Translational researchers' training and development needs, preferences, and barriers: a survey in a National Institute for Health Research Biomedical Research Centre in the United Kingdom

Article


Bell, K., Shah, S., Henderson, L. and Kiparoglou, V. 2022. Translational researchers' training and development needs, preferences, and barriers: a survey in a National Institute for Health Research Biomedical Research Centre in the United Kingdom. Clinical and Translational Science. 15 (7), pp. 1737-1752. https://doi.org/10.1111/cts.13289
TypeArticle
TitleTranslational researchers' training and development needs, preferences, and barriers: a survey in a National Institute for Health Research Biomedical Research Centre in the United Kingdom
AuthorsBell, K., Shah, S., Henderson, L. and Kiparoglou, V.
Abstract

The objective was to identify translational researchers’ training and development needs, preferences, and barriers to attending training. This cross-sectional study involved an online questionnaire survey. The research population comprised a convenience sample of translational researchers and support staff (N = 798) affiliated with the National Institute for Health Research Oxford Biomedical Research Centre. The response rate was 24%. Of 189 respondents, 114 were women (60%) and 75 were men (40%). The respondents were mainly research scientists (31%), medical doctors and dentists (17%), and research nurses and midwives (16%). Many of the respondents had attended at least one training course in the last year (68%). Training in statistics and data analysis was the most common training received (20%). Leadership training was the most wanted training (25%). Morning was the most preferred time of training (60%). Half a day was the ideal duration of a training course (41%). The main teaching hospital site was the most preferred location of training (46%). An interactive workshop was the most favored delivery style of training (52%). Most common barriers to attending training were the lack of time (31%), work (21%) and clinical commitments (19%), and family and childcare responsibilities (14%). Some differences in training needs, preferences, and barriers were found by gender and role, though these were not statistically significant. Translational researchers want short, easily accessible, and interactive training sessions during the working day. The training needs, preferences, and barriers to attending training need to be considered while developing inclusive training programs in biomedical research settings.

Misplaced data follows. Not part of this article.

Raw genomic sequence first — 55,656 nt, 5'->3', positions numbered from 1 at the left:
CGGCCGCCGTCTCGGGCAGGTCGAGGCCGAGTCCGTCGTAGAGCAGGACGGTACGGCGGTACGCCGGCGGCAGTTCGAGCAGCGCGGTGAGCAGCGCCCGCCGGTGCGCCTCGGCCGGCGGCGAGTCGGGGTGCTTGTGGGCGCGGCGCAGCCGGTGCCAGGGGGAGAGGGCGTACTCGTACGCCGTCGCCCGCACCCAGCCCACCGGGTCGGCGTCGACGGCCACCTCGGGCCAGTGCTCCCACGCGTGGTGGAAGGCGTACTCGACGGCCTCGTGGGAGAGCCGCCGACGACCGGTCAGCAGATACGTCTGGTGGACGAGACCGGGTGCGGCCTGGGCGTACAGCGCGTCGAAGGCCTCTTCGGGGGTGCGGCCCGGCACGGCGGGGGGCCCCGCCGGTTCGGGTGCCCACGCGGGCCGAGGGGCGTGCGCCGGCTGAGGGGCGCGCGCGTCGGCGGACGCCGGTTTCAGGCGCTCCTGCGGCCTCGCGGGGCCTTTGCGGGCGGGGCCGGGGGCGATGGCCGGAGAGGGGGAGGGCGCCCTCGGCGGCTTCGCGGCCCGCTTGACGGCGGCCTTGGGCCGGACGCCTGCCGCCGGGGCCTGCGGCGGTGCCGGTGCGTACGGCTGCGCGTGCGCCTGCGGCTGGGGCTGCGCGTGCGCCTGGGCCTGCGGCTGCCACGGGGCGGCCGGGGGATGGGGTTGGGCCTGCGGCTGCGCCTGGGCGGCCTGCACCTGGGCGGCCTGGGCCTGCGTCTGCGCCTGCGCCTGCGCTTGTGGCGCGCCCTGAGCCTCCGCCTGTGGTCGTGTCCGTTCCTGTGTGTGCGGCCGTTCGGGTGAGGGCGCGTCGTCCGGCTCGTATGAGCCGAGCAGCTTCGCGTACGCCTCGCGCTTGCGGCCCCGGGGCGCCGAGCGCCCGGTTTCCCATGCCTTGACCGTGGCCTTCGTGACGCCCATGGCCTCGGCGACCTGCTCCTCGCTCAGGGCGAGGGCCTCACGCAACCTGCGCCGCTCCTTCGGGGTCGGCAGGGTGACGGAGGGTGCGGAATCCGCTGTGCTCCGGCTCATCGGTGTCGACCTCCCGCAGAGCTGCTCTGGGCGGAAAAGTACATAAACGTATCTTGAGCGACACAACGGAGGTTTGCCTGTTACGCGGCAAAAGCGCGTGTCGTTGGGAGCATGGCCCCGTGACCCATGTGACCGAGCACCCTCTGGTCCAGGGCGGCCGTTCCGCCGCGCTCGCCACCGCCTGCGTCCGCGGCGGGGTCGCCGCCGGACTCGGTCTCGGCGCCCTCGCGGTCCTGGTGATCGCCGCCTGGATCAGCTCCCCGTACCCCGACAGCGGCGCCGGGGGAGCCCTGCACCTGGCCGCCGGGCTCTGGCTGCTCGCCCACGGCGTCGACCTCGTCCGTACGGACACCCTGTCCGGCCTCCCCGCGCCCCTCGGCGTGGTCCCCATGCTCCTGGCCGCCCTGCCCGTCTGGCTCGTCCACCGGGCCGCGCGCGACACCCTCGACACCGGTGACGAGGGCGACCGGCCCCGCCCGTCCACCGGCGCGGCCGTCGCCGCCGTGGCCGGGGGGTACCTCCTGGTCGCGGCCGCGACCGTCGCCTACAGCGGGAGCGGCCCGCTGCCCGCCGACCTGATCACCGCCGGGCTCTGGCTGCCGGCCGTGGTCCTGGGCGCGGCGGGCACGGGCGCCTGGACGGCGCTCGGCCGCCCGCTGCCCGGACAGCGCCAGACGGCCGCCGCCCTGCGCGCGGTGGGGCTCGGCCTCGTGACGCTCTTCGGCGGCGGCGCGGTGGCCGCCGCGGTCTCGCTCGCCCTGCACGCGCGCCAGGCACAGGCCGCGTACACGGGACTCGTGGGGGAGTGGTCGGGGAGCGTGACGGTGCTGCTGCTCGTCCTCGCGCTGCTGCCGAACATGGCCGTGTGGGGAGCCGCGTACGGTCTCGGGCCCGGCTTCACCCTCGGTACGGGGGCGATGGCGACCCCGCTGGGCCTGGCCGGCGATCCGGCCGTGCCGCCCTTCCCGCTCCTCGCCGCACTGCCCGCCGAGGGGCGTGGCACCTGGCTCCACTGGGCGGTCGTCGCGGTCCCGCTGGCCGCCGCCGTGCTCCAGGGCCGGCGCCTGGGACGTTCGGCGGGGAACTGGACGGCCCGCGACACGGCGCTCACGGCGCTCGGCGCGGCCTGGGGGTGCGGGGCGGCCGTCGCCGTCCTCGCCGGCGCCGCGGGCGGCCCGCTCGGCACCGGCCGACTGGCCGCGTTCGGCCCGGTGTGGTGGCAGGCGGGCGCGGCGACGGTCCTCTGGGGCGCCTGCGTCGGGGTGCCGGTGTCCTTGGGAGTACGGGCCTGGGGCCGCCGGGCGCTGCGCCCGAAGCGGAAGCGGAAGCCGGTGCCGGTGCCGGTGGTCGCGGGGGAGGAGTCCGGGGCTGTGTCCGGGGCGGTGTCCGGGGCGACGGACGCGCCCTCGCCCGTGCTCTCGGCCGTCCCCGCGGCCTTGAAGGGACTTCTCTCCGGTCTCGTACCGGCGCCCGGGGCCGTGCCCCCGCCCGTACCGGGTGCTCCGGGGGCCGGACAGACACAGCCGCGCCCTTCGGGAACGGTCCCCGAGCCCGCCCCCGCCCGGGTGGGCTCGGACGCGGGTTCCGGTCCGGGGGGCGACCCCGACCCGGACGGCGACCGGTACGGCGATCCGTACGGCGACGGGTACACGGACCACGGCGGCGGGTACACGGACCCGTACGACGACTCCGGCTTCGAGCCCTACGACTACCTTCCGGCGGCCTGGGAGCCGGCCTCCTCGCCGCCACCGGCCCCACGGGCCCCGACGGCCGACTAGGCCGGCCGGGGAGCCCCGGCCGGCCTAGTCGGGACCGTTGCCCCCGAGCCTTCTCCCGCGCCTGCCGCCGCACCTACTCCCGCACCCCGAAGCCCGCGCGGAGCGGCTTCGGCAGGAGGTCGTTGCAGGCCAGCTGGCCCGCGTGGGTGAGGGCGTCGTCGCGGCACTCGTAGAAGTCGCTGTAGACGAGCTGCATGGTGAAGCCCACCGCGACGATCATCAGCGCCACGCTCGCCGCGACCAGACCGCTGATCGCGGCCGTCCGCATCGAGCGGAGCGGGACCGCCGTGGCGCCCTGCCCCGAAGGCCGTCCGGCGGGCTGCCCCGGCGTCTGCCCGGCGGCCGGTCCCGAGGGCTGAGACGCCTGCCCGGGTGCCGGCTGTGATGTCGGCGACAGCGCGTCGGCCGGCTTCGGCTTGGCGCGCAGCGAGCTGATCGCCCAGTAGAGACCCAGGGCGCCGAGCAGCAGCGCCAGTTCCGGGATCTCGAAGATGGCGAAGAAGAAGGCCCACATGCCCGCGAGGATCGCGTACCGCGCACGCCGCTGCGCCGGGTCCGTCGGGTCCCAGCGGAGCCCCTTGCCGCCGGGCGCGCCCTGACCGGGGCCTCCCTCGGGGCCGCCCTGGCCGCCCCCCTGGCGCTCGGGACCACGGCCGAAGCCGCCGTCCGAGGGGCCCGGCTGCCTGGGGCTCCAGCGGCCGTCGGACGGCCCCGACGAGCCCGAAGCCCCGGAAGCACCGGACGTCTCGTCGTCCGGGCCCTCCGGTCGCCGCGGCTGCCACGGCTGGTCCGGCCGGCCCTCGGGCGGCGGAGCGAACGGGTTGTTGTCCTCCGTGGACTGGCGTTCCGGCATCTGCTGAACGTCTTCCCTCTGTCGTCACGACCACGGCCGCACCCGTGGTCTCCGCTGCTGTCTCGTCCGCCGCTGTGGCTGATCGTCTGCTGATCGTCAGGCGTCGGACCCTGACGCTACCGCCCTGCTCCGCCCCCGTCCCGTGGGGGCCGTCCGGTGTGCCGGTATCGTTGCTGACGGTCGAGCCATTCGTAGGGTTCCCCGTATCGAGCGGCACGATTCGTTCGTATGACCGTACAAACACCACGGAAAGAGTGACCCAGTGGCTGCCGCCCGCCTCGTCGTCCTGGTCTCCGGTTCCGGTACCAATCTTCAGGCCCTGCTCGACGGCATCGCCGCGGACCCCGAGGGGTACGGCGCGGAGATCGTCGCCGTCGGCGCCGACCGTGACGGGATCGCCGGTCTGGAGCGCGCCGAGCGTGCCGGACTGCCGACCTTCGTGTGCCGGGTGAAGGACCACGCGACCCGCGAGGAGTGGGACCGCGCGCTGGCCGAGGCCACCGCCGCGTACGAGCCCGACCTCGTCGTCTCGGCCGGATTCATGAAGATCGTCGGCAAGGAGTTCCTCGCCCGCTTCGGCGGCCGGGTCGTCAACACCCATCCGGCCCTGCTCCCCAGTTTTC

Sustainable Development Goals9 Industry, innovation and infrastructure
Middlesex University ThemeCreativity, Culture & Enterprise
PublisherWiley
JournalClinical and Translational Science
ISSN1752-8054
Electronic1752-8062
Publication dates
PrintJul 2022
Online15 May 2022
Publication process dates
Submitted01 Nov 2021
Accepted14 Apr 2022
Deposited25 Mar 2024
Output statusPublished
Publisher's version
License
File Access Level
Open
Digital Object Identifier (DOI)https://doi.org/10.1111/cts.13289
Web of Science identifierWOS:000795743500001
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